On a computer a fractal is usually computed using floating point arithmetic as this keeps the same level of accuracy for very large and very small numbers however it is still only an approximation and there comes a point where floating point 'rounding' and other errors creep in and affect the result. If you 'zoom' in a long way on a PC you will end up with a 'blocky' pixelated image just because of the limited size of representation of the number on it. If the floating point calculation uses a larger mantissa (more bits) then these effects will be delayed for longer. Intrinsically, as far we can tell the fractal set contains an infinite amount of detail, you never reach a point where there is no smaller structure.
One of the exciting possibilities for fractals in the future is the very efficient encoding of complex data. This is most easy to see in the case of an image, the data required to create a fractal image is tiny - just some start parameters. The image produced with these parameters has a great deal of data that if we used an excellent compression file format would still require megabytes to store. So the attraction is very clear to see, from a few tens of bytes it is possible to encode something that would otherwise take megabytes to encode. As the Mandelbrot fractal set is 'infinite' the parameters should be able to specify some values that would approximate any image we want to encode. However finding a match is not easy, there is no real way to try to find a matching set of parameters other than trying them all in turn.
The standard fractal algorithm is quite appealing but lacks something. It is just a bit too repetitive and regular. There are lots of interesting spirals but they all look somewhat similar even with different colors. What Ogless has set out to do is to create new algorithms unique to Ogless that enliven the displayed fractal image. It does this by making slight changes to the basic fractal computation - adding extra parameters and modifying others. We have ended up with eleven different variations of the fractal algorithm. Here is a list of them with some screenshots of what can be created using each one.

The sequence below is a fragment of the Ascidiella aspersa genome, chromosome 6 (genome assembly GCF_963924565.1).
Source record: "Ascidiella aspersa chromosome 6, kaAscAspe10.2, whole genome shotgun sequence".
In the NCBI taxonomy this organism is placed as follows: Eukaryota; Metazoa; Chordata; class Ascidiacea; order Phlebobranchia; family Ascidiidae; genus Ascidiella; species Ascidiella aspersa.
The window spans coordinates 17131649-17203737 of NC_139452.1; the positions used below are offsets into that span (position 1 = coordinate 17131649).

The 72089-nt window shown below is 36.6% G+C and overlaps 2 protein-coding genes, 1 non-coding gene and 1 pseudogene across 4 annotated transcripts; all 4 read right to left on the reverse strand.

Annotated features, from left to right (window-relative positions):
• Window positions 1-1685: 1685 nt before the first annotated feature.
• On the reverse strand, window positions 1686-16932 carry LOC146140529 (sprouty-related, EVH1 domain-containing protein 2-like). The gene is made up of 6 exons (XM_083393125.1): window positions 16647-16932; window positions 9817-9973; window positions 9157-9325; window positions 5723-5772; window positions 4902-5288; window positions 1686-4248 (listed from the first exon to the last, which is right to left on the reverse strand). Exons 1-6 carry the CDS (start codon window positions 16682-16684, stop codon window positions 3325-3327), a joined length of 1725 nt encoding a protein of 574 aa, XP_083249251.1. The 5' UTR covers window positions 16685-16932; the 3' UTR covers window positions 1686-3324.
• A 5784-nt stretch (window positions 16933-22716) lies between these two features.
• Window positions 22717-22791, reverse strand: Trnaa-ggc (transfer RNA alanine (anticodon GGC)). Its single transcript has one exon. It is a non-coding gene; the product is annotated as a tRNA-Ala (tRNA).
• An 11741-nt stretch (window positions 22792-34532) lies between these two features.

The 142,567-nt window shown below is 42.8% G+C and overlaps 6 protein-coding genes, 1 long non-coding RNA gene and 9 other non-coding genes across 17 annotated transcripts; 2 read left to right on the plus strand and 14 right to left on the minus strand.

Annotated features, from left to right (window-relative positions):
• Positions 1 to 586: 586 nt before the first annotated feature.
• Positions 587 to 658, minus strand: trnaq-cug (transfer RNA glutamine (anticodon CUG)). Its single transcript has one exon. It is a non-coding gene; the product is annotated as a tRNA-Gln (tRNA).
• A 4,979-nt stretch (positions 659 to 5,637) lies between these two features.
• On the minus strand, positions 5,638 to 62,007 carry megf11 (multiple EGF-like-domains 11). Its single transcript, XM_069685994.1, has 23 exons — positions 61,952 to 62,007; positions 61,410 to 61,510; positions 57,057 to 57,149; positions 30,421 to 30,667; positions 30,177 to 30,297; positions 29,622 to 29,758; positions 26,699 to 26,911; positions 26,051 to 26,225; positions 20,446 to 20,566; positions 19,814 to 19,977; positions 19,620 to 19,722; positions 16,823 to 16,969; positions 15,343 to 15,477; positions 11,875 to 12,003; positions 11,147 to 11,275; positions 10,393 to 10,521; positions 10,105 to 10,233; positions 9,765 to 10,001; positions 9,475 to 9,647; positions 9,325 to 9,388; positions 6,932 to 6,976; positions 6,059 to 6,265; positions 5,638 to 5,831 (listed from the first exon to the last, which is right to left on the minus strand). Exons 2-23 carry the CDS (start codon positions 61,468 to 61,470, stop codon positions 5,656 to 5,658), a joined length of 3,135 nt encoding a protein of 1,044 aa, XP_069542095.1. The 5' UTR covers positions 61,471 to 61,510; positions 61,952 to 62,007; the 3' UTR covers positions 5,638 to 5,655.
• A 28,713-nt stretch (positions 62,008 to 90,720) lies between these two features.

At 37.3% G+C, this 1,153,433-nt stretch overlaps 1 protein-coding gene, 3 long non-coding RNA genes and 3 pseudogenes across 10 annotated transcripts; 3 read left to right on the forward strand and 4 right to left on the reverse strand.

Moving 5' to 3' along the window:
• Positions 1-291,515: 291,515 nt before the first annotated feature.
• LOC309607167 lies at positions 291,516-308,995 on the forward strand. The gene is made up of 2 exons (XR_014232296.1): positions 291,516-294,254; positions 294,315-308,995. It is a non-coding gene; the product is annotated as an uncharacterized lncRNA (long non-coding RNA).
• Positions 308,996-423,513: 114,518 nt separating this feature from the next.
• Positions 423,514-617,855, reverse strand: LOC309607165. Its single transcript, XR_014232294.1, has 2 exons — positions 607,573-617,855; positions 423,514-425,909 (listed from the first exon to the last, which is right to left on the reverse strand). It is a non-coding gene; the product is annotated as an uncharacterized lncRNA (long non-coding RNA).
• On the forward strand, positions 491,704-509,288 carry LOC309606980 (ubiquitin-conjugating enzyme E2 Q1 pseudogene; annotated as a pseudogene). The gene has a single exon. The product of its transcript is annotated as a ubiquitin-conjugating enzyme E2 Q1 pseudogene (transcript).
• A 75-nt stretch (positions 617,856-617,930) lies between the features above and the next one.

|Name & Description||Sample screenshot image|
Here is the original Ogless fractal algorithm that we developed. It produces some very strange shapes - mainly heavily distorted and it takes a while to find an area that is not just 'random' linear curves and blobs.
It is tempting to think that the combination of the smooth waves created by the trigonometric functions and a fractal should produce an interesting effect. However the sine function is not 'fractal' in nature - it is just a smooth curve and so the combination lacks the infinite depth of detail of the original, however there are areas where the superimposition creates pleasing symmetrical effects. In most areas the combination looks like a 'lens' distortion of the original fractal.
Quite by chance it was found that fiddling with the basic algorithm produced pleasing spherical looking 'beads' within the standard fractal landscape.
If you take one area of the fractal set and combine it with another area then you'd expect to get some interesting effects. In fact, this algorithm looks less disturbed by the combination than might be expected.
By modifying the fractal algorithm as often as not you produce a distorted image. In the Lace variant the images produced are full of swirls and blobs rather than spirals. Many parts of this set are however just linear edges with no fine detail.
A modified form that still keeps the repeated 'spiral' motif characteristic of standard fractals. However in this case there are areas of transition that have an interesting 'contorted' look. In some ways this is a mixture of Julia and Mandelbrot sets.
The concept used in this modified fractal is to add a repeated step to the algorithm, this had unexpected effects producing some of the most beautiful and least 'fractal' looking images.
Another way of combining two areas of the fractal set was discovered that is similar to Superimpose (1) but subtly different.
As the name implies, this algorithm produces what looks like squashed versions of the standard fractal. Sometimes so squashed it just looks a mess so the area to view needs to be fairly selective.
One thing that makes fractal images boring is that they are so regular. This algorithm deliberately seeks to break it up a bit by adding lines and curves that seem to cut across the normal infinite spirals.
A quaternion is just saying everything is to the power 4. In our adaptation of this we have managed to produce fractals of intricate depth and beauty.